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Local News

  • Union for 430 Sandia Labs employees authorizes a strike

    ALBUQUERQUE (AP) — The union that represents 430 Sandia National Laboratories employees has voted to authorize them to go on strike.
    A lab spokeswoman tells the Albuquerque Journal (http://bit.ly/2fHGzOj ) that the Metal Trades Council rejected Sandia's "last, best and final offer" during contract negotiations Friday night.
    However, a strike authorization doesn't mean a strike is imminent and the union hasn't notified the labs that its members will go on strike.
    Sandia officials say the final version of the three-year contract offered general wage increases and lump sum payments.
    The Journal reports that Metal Trades Council went on strike in August 1999 for 13 days over pensions, job classification and pay issues.
     

  • Local composer ready to start new session

    Local composer, Dr. Greg Schneider, who has students from 7 weeks to 70 years old, is ready to start another session of Music Together, in addition to his private guitar lessons.
    “Music literacy is not really very difficult to learn, especially if you do so gradually as you are acquiring knowledge and technique on your instrument,” said Schneider. “I can get students reading music at an initial level within five minutes and comfortable reading music at a basic level within a few lessons.
    His students study a variety of areas including; electric rock, jazz, finger style steel string, and classical.
    His other passion for Music Together teaches that all children are musical, that unprompted by adults, children will engage in musical play through songs, rhythmic chants, or dance.
    “The Music Together classes are meant to tap into that innate desire for music and promote and nurture it,” said Schneider. “I want my students to make music a part of their lives for the rest of their lives.  Making music at all levels is important, whether that’s being a professional musician, playing with family and friends, or simply playing for your own enjoyment.”

  • Family Strengths Network to host Birth Talk Monday

    October is Pregnancy and Infant Loss Awareness month. Approximately one in four women will lose a pregnancy at some point in their lives, and in the U.S., about five in 1,000 infants are stillborn or do not live more than a month.

    Loss is a difficult and often taboo subject, but it is an important conversation to have. The experience of loss, as defined by the person experiencing it, is unique to that person. We believe that each person’s experience deserves to be honored.

    Birth Talk Los Alamos will hold space in a circle Monday at the Family Strengths Network with and for those who have suffered pregnancy and infant loss. The Birth Talk event will be at 6:30 p.m. at FSN, 3540 Orange St, Los Alamos.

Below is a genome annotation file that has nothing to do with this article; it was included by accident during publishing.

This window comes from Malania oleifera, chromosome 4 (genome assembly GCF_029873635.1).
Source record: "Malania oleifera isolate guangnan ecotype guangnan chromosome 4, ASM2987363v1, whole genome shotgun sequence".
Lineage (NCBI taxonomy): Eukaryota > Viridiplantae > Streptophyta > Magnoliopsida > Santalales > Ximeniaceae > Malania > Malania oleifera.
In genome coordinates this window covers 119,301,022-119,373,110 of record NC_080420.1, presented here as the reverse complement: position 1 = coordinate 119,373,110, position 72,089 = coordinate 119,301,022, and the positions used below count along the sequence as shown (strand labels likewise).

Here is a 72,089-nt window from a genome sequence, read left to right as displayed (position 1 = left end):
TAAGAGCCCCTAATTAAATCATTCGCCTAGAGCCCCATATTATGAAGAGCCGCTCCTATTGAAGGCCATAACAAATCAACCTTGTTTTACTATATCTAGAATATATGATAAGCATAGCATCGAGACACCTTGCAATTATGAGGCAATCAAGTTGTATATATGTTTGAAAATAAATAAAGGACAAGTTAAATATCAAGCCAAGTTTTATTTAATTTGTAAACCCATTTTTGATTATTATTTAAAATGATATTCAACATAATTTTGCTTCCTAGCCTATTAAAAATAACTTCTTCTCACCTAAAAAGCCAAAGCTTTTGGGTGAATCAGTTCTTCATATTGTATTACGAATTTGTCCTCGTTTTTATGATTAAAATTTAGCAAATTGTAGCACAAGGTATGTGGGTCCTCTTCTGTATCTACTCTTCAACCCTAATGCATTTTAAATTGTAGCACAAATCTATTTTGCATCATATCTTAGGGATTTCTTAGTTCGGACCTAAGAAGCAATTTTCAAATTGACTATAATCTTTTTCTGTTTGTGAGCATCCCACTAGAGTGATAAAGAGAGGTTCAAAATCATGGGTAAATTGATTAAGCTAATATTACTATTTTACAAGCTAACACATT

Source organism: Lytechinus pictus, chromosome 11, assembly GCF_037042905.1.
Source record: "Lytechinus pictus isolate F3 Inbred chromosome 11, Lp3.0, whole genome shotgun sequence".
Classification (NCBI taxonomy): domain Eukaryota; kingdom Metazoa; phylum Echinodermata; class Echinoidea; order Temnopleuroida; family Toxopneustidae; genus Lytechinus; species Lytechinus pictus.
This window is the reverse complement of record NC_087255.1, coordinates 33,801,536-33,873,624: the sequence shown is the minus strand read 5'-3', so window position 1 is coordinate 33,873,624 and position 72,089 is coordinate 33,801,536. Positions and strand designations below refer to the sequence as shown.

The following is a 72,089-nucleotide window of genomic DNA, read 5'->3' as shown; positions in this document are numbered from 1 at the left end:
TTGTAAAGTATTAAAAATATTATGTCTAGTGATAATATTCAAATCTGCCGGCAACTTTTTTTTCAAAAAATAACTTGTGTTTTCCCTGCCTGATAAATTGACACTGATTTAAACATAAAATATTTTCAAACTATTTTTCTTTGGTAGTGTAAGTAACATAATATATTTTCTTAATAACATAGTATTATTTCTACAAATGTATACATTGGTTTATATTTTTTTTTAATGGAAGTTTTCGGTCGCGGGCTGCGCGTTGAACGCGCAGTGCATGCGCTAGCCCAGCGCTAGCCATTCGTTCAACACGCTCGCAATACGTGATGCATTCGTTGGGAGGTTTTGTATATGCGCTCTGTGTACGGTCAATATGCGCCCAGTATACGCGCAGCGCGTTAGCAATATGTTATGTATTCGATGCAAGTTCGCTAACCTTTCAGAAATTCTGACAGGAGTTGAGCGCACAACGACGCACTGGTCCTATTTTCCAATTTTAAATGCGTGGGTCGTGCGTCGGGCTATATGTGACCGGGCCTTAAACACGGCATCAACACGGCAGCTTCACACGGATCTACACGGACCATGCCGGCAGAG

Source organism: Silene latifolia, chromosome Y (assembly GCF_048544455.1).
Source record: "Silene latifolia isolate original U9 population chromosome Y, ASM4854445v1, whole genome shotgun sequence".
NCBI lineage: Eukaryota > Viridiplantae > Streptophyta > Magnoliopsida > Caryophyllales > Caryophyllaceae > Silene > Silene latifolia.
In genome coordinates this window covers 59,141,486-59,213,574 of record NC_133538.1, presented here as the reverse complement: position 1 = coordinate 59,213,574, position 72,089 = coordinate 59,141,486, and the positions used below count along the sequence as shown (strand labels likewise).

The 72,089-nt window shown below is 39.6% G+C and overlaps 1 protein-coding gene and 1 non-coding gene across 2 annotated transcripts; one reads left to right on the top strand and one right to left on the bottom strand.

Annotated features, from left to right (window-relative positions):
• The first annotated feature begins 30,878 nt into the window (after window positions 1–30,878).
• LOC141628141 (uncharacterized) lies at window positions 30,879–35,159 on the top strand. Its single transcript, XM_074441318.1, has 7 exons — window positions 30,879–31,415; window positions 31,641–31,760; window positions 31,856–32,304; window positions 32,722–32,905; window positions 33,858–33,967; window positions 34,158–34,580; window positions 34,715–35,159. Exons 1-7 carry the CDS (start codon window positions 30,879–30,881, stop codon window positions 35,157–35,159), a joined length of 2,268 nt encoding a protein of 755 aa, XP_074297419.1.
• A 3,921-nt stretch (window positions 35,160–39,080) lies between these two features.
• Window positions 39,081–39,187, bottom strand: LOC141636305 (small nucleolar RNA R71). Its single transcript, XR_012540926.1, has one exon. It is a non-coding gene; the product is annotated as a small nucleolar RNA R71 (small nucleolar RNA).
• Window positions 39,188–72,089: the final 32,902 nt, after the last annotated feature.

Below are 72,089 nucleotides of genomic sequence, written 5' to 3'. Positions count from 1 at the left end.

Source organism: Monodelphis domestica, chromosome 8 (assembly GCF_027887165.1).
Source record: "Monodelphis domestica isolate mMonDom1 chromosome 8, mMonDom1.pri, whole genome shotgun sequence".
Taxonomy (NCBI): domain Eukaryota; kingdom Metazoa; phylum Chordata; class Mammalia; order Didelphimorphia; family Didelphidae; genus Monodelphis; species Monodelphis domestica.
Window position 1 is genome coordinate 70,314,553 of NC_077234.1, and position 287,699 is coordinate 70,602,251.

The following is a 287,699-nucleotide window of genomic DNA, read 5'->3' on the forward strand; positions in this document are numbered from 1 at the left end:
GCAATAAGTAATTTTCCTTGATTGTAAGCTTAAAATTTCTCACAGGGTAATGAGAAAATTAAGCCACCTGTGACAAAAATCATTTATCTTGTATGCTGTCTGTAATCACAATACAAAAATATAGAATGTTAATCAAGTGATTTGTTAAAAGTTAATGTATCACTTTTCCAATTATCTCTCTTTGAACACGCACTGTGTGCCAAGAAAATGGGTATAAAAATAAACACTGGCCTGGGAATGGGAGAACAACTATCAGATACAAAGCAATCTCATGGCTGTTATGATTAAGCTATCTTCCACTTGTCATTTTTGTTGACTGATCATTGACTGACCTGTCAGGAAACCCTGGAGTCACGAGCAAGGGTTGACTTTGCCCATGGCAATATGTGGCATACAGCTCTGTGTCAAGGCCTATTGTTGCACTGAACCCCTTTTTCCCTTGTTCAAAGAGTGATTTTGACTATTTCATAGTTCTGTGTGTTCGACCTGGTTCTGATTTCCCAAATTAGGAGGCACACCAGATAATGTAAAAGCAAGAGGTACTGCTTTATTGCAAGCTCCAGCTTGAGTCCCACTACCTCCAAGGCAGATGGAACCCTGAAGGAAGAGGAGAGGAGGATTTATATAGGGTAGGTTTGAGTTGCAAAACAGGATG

Facilitators from the local MISS Foundation support group will join the group. As part of the special talk, the group will hold a brief ceremony of remembrance. Everyone, including babies not yet crawling, is welcome to attend. 

  • WIPP reports increased ground instability

    Officials at the Waste Isolation Pilot Plant in Carlsbad reported Thursday increased ground instability that could cause potential rock fall.

    Highly-sensitive ground monitoring instruments in Panel 7, Room 6, of the WIPP underground has indicated increasing ground movement rates, according to a release issued by WIPP Thursday.

    This area has been prohibited to personnel access for more than a year.

    “The increased rates of movement are a sign of ground (rock) instability and indicate a possible rock fall will occur,” according to the release issued by the Carlsbad Office of Environmental Management.

    Based on current instrumentation readings and experiences from Panel 7, Room 4, last year, the likelihood of a rock fall in Room 6 is increasing.

    Rock falls are not uncommon in prohibited areas of the WIPP underground, where ground control activities are not being performed, according to the release.

    Salt movement is expected in the WIPP underground and is one reason salt was selected as a disposal medium, officials said. All underground openings at WIPP are closely monitored on a regular basis, and closure rates throughout the underground are tracked and recorded.

  • Texas firm awarded $19M for storing nuclear waste

    LOS ALAMOS (AP) — A Texas firm is being awarded a contract worth more than $19 million to continue storing radioactive waste from a federal laboratory that was initially intended to be disposed of at an underground government site in southern New Mexico.

    The U.S. Energy Department had the containers sent to Waste Control Specialists in Andrews County, Texas, after a 2014 radiation release forced a nearly three-year closure of the government’s Waste Isolation Pilot Plant.